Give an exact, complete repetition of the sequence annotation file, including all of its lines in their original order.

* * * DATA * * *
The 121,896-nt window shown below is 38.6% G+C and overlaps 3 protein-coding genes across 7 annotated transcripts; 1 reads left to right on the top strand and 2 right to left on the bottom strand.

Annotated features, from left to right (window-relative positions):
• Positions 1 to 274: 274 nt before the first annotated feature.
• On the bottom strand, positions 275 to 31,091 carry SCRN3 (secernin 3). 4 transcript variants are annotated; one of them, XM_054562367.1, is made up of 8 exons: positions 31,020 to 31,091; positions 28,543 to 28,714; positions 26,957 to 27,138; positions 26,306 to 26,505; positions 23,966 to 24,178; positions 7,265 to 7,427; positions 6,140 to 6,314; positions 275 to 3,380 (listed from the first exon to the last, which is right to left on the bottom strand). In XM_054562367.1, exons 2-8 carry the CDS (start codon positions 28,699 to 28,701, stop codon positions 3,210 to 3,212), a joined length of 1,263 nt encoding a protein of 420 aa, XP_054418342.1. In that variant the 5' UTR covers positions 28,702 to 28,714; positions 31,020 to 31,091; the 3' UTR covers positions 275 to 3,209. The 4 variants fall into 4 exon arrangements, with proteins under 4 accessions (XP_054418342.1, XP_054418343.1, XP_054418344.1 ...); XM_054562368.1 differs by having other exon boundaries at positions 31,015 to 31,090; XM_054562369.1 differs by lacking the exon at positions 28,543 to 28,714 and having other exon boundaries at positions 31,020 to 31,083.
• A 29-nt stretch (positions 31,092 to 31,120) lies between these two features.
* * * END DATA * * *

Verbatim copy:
The 121,896-nt window shown below is 38.6% G+C and overlaps 3 protein-coding genes across 7 annotated transcripts; 1 reads left to right on the top strand and 2 right to left on the bottom strand.

Annotated features, from left to right (window-relative positions):
• Positions 1 to 274: 274 nt before the first annotated feature.
• On the bottom strand, positions 275 to 31,091 carry SCRN3 (secernin 3). 4 transcript variants are annotated; one of them, XM_054562367.1, is made up of 8 exons: positions 31,020 to 31,091; positions 28,543 to 28,714; positions 26,957 to 27,138; positions 26,306 to 26,505; positions 23,966 to 24,178; positions 7,265 to 7,427; positions 6,140 to 6,314; positions 275 to 3,380 (listed from the first exon to the last, which is right to left on the bottom strand). In XM_054562367.1, exons 2-8 carry the CDS (start codon positions 28,699 to 28,701, stop codon positions 3,210 to 3,212), a joined length of 1,263 nt encoding a protein of 420 aa, XP_054418342.1. In that variant the 5' UTR covers positions 28,702 to 28,714; positions 31,020 to 31,091; the 3' UTR covers positions 275 to 3,209. The 4 variants fall into 4 exon arrangements, with proteins under 4 accessions (XP_054418342.1, XP_054418343.1, XP_054418344.1 ...); XM_054562368.1 differs by having other exon boundaries at positions 31,015 to 31,090; XM_054562369.1 differs by lacking the exon at positions 28,543 to 28,714 and having other exon boundaries at positions 31,020 to 31,083.
• A 29-nt stretch (positions 31,092 to 31,120) lies between these two features.